Zoning Information & Clearances

All parcels in the County are assigned to a specific zone district for which there are specific standards that govern both the allowed uses and the site development standards that are applied. Title 13 of the County Code contains these Planning & Zoning Regulations, including the use charts and site standards for each zone district. Use charts list the uses allowed in the zone district. Site standards control development by providing requirements such as minimum setbacks to property lines, maximum height, lot coverage, and floor area ratio limits.

Some parcels also have Combining Districts which come with additional standards. For example, the Pleasure Point Combining District has additional requirements and allowances for projects located in the Pleasure Point area. Combining Districts are noted at the end of a parcel’s zoning and begin with a dash (for example, -PP for the Pleasure Point Combining District).

Some parcels are “split zoned,” meaning that two or more areas of the parcel have different zoning.

There are two ways:

  1. Run the Free Parcel Information Report. Your parcel’s zoning is available under the “Property Information” section.
  2. Use the GIS. Directions for finding your parcel’s zoning on the GIS are available here.

For an overview of the zone districts, see the Zone District Summary.

Once you know your parcel’s zoning, you can find the zone district regulations associated with your parcel’s zone district.

*NOTE: The Sustainability Update is now in effect but has not yet been condified. You can find use charts and site standards here. Updated Residential standards are summarized here.*

If you have questions about zoning or applicable standards, email Zoning staff or schedule an appointment using the Appointment Scheduler.

Applying Setbacks Correctly
Applying setbacks correctly to irregularly shaped parcels, parcels with multiple frontages, or parcels bisected by rights-of-way, can be a challenge. Similarly, locating the point from which to measure a setback abutting a road can be unclear. Setbacks are measured from the edge of the right-of-way or the actual paved roadway (if the paved roadway is located outside of the right-of-way) or the property line, whichever is more restrictive.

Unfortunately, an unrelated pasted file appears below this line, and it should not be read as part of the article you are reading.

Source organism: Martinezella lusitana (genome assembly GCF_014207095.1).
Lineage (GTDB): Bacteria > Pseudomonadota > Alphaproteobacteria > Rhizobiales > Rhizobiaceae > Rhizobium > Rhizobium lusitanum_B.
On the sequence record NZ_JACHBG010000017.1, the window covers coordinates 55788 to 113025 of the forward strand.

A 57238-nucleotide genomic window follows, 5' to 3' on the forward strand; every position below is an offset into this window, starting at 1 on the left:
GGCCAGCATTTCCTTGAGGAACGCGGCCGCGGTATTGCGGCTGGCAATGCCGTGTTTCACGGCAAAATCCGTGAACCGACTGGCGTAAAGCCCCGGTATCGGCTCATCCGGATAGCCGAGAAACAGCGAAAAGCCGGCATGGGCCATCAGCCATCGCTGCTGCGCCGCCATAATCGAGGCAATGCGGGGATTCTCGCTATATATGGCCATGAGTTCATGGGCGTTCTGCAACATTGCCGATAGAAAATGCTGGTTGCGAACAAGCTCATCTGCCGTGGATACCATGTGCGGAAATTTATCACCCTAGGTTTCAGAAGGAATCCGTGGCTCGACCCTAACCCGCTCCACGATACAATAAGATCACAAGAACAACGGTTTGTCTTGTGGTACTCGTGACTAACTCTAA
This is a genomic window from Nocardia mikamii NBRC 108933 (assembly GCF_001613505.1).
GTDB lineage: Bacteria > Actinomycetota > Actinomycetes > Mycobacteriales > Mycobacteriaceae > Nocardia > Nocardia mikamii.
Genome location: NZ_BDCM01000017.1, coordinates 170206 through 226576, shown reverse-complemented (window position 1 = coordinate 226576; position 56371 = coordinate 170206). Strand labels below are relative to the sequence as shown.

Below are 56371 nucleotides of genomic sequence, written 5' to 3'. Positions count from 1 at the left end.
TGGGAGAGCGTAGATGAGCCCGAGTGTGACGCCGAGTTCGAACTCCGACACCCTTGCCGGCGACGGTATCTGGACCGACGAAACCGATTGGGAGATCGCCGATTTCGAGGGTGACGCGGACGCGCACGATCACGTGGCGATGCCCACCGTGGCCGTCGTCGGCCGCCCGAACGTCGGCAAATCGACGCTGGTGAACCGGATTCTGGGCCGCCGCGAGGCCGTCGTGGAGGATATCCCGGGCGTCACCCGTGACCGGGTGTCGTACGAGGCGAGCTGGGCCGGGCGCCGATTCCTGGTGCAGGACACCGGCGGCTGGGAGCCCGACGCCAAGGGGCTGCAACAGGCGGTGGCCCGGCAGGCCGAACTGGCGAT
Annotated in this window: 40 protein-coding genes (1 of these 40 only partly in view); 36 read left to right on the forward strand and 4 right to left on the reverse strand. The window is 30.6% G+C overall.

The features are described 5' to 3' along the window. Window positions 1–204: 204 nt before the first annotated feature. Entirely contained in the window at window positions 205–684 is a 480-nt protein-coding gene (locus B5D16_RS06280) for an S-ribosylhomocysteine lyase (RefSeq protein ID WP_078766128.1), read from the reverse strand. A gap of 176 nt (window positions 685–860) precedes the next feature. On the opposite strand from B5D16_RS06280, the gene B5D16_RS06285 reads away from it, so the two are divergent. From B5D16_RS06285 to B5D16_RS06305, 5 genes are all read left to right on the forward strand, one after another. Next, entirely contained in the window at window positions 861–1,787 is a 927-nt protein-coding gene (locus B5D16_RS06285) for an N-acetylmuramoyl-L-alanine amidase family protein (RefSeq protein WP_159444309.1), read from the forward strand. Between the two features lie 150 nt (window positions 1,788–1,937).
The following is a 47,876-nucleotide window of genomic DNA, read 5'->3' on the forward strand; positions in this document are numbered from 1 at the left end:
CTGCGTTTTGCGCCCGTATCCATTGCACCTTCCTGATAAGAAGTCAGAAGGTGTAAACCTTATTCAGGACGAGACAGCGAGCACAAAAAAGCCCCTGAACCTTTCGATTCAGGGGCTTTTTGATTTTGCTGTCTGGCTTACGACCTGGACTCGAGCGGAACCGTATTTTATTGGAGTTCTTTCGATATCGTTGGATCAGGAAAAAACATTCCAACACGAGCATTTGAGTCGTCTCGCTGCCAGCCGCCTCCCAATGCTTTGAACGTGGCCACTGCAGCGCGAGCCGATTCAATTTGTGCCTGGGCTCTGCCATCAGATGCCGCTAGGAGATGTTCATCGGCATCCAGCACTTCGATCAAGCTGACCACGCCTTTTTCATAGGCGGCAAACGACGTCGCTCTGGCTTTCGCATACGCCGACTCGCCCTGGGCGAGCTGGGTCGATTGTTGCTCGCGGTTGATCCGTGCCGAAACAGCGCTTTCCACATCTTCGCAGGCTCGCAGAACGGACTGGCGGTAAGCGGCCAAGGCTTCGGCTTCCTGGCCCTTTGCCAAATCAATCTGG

A common mistake is assuming that the curb or the back of the sidewalk is the correct place from which to measure front or street side yard setbacks.  Applying setbacks incorrectly can result in the need to redesign a project which adds expense and delay. A survey is the best way to confirm the location of your property lines. If you have any question about the application of setbacks, please contact Zoning staff.

Accessory Dwelling Units (ADUs) and Accessory Structures

  • Accessory Dwelling Units have additional or different development standards, depending on the type of ADU. Please see SCCC 13.10.681.
  • Accessory Structures such as garages, barns, and detached bedrooms are subject to SCCC 13.10.611.

Additional Development Standards / Requirements
Zone district standards are typically minimums. Additional, more restrictive setbacks may be applicable to your project if your property is located near a stream, coastal bluff, wetland, agriculture, or other protected resource; and/or within the Pleasure Point Community Design or Seascape Beach Estates Combining Districts.

If your property is part of a Homeowners Association (HOA), subdivision, and/or a PUD that has design or site standards that are in addition to or differ from the zone district, you are responsible for complying with those standards as well as for obtaining any required project approvals from the HOA. Similarly, if a discretionary permit established different site standards for your parcel, your application will be required to comply with those standards.

A Zoning Clearance is a ministerial review conducted by Zoning staff to certify that an existing or proposed use or development on a property conforms with applicable requirements of the Santa Cruz County zoning ordinance, and that a discretionary permit is not required. Zoning Clearances include review of terms and conditions of any previously approved discretionary approvals on a parcel. Zoning Clearance reviews do not include routing to other agencies for review. 

Only certain projects require a Zoning Clearance. For the full list of those projects, visit the Zoning Clearances webpage where you will also find directions for obtaining a Zoning Clearance.